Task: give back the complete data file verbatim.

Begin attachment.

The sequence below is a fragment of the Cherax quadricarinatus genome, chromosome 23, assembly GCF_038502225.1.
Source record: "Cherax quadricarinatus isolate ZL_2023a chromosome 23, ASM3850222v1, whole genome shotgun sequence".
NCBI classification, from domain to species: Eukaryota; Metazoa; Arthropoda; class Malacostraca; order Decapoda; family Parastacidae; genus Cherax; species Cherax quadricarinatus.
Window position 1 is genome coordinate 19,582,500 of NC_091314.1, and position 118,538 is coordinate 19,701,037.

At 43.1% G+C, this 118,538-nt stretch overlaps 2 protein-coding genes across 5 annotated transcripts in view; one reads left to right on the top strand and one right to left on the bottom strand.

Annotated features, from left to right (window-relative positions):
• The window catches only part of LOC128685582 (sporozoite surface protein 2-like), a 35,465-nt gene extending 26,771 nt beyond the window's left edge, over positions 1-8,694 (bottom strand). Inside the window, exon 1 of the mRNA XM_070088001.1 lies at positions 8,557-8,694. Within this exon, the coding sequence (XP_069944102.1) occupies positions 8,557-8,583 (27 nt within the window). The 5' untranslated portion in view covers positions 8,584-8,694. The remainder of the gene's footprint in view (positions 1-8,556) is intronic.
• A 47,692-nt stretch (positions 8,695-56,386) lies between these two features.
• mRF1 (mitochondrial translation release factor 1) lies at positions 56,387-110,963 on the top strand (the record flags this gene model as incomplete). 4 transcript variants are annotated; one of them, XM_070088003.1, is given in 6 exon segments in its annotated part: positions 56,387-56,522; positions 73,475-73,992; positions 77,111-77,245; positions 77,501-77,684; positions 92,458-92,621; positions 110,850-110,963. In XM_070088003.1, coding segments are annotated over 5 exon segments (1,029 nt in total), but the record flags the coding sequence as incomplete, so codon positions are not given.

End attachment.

The sequence below is a fragment of the Cherax quadricarinatus genome, chromosome 23, assembly GCF_038502225.1.
Source record: "Cherax quadricarinatus isolate ZL_2023a chromosome 23, ASM3850222v1, whole genome shotgun sequence".
NCBI classification, from domain to species: Eukaryota; Metazoa; Arthropoda; class Malacostraca; order Decapoda; family Parastacidae; genus Cherax; species Cherax quadricarinatus.
Window position 1 is genome coordinate 19,582,500 of NC_091314.1, and position 118,538 is coordinate 19,701,037.

At 43.1% G+C, this 118,538-nt stretch overlaps 2 protein-coding genes across 5 annotated transcripts in view; one reads left to right on the top strand and one right to left on the bottom strand.

Annotated features, from left to right (window-relative positions):
• The window catches only part of LOC128685582 (sporozoite surface protein 2-like), a 35,465-nt gene extending 26,771 nt beyond the window's left edge, over positions 1-8,694 (bottom strand). Inside the window, exon 1 of the mRNA XM_070088001.1 lies at positions 8,557-8,694. Within this exon, the coding sequence (XP_069944102.1) occupies positions 8,557-8,583 (27 nt within the window). The 5' untranslated portion in view covers positions 8,584-8,694. The remainder of the gene's footprint in view (positions 1-8,556) is intronic.
• A 47,692-nt stretch (positions 8,695-56,386) lies between these two features.
• mRF1 (mitochondrial translation release factor 1) lies at positions 56,387-110,963 on the top strand (the record flags this gene model as incomplete). 4 transcript variants are annotated; one of them, XM_070088003.1, is given in 6 exon segments in its annotated part: positions 56,387-56,522; positions 73,475-73,992; positions 77,111-77,245; positions 77,501-77,684; positions 92,458-92,621; positions 110,850-110,963. In XM_070088003.1, coding segments are annotated over 5 exon segments (1,029 nt in total), but the record flags the coding sequence as incomplete, so codon positions are not given.